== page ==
State health insurance regulators have been pondering the effects of the November elections this week at the fall meeting of the National Association of Insurance Commissioners (NAIC).
The NAIC’s Health Insurance and Managed Care Committee and its units have been focusing heavily on implementing the Patient Protection and Affordable Care Act (PPACA) since President Obama signed the act into law in 2010.
Now both chambers of Congress and a majority of state governorships are in the hands of Republicans who either oppose the PPACA provisions that affect commercial health insurance or have mixed feelings about those provisions.
While at the NAIC fall meeting, in Washington, D.C., regulators have also been going about the everyday business of reviewing and updating old regulations.
See also: 5 battles over the PPACA-free zone
The NAIC cannot set state laws or regulations directly, but it often shapes what state policymakers do, and agents and brokers who ignore it may find the world around them going through inexplicable changes.
For more on what health insurance regulators have been up to in Washington, read on.
1. The Health Insurance and Managed Care Committee approved drafts of the Individual Health Insurance Coverage Model Regulation and the Small Group Market Health Insurance Coverage Model Regulation.
The models would be companions to the Individual Market Health Insurance Coverage Model Act and the Small Group Health Insurance Coverage Model Act. The model regulations could affect matters such as which companies are classified as health insurance issuers and when patients can get out of having to pay the full out-of-network price for out-of-network care.
Image: President Obama signs the bill that created PPACA. (AP photo/J. Scott Applewhite)
2. Regulators spent a lot of time thinking about health plan provider networks.
Sabrina Corlette and Sally McCarty of the Center on Health Insurance Reforms, an arm of Georgetown University, presented a major report on a topic of great interest — determining when a health plan’s provider network is big enough. The speakers encouraged regulators to try using the network adequacy planning tool at http://www.statenetwork.org to see if actual plan networks are adequate.
Stephanie Mohl of the American Heart Association (AHA) presented a report for consumer representatives on how states now handle network adequacy regulation.
The NAIC already has a network adequacy model act, but few states have adopted it either in whole or in part, and states use a variety of different, conflicting codes to track patients’ network adequacy complaints, Mohl said.
State regulators told the consumer reps that their biggest network-related challenge is ensuring that consumers understand the cost of getting care out-of-network.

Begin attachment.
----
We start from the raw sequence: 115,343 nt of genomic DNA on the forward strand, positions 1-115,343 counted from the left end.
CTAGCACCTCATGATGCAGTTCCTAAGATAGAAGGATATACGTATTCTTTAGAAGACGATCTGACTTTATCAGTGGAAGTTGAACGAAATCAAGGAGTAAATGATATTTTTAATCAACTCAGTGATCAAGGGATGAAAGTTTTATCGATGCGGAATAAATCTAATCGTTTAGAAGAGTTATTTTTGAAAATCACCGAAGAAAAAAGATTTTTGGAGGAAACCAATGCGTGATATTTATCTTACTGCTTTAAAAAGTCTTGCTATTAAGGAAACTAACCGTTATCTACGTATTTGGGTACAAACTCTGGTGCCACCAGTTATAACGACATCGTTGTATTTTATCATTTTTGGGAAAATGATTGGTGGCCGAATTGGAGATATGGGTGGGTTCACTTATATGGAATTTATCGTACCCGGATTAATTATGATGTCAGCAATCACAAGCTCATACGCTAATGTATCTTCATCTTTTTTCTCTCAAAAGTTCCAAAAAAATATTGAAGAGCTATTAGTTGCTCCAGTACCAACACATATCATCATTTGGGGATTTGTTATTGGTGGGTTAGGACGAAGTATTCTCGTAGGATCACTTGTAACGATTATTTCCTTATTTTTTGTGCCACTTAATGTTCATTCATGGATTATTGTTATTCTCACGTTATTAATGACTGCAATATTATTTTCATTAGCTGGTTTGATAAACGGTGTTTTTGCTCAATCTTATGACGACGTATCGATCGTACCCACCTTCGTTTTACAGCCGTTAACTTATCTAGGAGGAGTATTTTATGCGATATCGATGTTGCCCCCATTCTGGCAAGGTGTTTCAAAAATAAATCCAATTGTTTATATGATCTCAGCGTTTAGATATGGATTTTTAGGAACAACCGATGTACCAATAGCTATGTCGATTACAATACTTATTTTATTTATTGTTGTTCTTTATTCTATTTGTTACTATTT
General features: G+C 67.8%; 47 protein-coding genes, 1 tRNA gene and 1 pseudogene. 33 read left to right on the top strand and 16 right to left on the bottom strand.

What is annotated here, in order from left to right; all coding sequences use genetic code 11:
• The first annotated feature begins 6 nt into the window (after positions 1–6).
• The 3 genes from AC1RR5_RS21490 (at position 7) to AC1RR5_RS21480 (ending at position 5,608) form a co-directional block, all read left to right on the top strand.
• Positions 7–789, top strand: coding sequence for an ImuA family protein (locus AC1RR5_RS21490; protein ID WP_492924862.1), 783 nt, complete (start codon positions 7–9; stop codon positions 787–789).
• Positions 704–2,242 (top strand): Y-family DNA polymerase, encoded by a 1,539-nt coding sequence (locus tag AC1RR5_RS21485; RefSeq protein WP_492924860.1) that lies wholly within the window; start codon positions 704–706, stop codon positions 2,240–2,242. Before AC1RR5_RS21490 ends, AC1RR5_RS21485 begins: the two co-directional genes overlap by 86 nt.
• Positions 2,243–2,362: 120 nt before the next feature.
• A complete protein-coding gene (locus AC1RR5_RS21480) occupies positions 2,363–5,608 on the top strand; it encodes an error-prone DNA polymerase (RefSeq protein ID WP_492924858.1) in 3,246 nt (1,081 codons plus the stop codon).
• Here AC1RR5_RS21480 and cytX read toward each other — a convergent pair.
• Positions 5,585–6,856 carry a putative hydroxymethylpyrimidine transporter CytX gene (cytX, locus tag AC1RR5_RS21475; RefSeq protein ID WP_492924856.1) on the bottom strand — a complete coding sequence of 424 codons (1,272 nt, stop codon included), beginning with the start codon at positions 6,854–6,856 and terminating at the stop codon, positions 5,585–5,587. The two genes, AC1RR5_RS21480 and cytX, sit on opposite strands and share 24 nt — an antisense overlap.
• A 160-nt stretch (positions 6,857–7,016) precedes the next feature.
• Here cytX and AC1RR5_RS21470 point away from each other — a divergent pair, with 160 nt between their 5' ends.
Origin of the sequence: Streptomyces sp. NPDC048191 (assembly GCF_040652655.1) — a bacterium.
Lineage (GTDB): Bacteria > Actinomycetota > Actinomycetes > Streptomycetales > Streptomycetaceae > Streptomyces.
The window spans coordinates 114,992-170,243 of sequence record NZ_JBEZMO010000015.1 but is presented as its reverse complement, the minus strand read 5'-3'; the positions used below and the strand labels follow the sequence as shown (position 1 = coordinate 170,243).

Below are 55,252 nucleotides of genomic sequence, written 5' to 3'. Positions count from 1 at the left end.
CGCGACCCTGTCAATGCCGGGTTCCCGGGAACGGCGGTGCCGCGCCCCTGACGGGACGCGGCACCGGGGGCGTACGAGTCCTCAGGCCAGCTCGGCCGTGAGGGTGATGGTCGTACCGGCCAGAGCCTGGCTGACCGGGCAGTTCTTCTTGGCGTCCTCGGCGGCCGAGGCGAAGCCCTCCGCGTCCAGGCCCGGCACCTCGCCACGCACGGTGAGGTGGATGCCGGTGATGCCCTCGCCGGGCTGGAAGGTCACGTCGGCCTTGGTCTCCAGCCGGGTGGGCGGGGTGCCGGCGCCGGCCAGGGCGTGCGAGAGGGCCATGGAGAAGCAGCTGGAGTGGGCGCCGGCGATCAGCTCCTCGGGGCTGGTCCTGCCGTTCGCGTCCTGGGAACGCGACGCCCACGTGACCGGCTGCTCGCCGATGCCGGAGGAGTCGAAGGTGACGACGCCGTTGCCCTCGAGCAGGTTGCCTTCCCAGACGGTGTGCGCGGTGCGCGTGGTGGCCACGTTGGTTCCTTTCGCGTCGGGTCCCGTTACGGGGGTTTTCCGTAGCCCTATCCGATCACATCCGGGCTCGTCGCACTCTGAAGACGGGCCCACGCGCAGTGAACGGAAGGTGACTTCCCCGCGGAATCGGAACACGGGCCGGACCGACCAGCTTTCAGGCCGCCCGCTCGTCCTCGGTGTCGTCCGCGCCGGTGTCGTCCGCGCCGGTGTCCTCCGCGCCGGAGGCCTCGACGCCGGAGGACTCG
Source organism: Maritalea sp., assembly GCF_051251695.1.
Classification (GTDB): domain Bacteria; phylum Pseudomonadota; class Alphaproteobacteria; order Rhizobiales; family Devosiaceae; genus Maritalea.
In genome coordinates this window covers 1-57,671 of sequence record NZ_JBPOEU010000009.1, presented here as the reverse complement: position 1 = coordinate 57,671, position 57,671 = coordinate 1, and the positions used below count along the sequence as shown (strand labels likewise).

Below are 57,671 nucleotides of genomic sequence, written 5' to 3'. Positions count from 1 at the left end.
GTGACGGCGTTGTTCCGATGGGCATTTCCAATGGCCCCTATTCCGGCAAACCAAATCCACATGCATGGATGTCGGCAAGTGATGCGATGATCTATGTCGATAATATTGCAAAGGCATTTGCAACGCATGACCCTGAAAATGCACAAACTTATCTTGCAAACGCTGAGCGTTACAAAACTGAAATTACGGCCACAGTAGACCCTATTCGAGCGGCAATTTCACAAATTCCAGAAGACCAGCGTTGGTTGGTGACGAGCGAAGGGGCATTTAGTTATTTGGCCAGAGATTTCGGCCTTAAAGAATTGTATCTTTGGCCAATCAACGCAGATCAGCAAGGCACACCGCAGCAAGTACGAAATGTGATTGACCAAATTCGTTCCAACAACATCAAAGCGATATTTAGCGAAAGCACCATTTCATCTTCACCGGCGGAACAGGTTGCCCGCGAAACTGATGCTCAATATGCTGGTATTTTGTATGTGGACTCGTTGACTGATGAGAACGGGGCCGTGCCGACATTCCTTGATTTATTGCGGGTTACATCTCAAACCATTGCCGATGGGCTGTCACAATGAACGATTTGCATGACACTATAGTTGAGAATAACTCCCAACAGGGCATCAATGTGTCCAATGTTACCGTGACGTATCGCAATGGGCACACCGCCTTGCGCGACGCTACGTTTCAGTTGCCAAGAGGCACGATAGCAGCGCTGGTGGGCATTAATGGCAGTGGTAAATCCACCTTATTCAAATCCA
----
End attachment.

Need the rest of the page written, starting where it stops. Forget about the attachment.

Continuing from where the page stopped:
Fewer than the half of the states have transparency requirements for out-of-network doctors who are providing care for a patient who is in an in-network hospital.
3. The PPACA panel for states that are not enthusiastic about PPACA met.
The NAIC’s Health Care Reform Regulatory Alternatives Working Group heard a presentation from the American Enterprise Institute on PPACA-related litigation and a presentation from the U.S. Chamber of Commerce on the definition of “small employer.”
The working group also talked about an “innovation waiver” effort in Hawaii.
PPACA itself includes an “innovation waiver” provision, and some PPACA opponents see use of innovation waivers as a strategy for moderating the effects of PPACA.
4. The group drafting new stop-loss rules is thinking it may come out with more drafts after it goes over the current draft.
The Employee Retirement Income Security Act (ERISA) Working Group talked about a draft of a stop-loss insurance paper it posted in November.
The working group has been looking into the matter in part because some insurers and regulators have raised the possibility that some small employers might try to evade PPACA rules that apply to fully insured group plans by becoming self-insured. Some have suggested that small employers might try to self-insure without really self-insuring by using stop-loss plans — insurance plans for health plans — with very low “attachment points,” or deductibles.
In some cases, the critics have said, the stop-loss deductibles might be lower than catastrophic major medical plan deductibles.
The working group said it will talk about the comments on the stop-loss paper draft in January. “Additional drafts will be exposed and calls will be scheduled as needed,” the working group says in a meeting summary report.
5. The team working on new individual disability tables has excluded short-term worksite disability policies from a draft model regulation related to the tables.
The Health Actuarial Task Force heard a report from Doug Taylor and Bob Deal about a long-running effort to get new individual disability insurance tables into use. The working group handling the job has received 10 comment letters on a draft released in December 2013, the actuaries said.
One comment on the draft was that the market for ordinary individual disability policies is different from the market for individual short-term disability policies sold at the worksite, the actuaries said.
The actuaries agreed and revised the draft model regulation.
Some commenters said the underwriting margin required by the draft might be too high, but the drafters decided that provision is still appropriate and left it unchanged.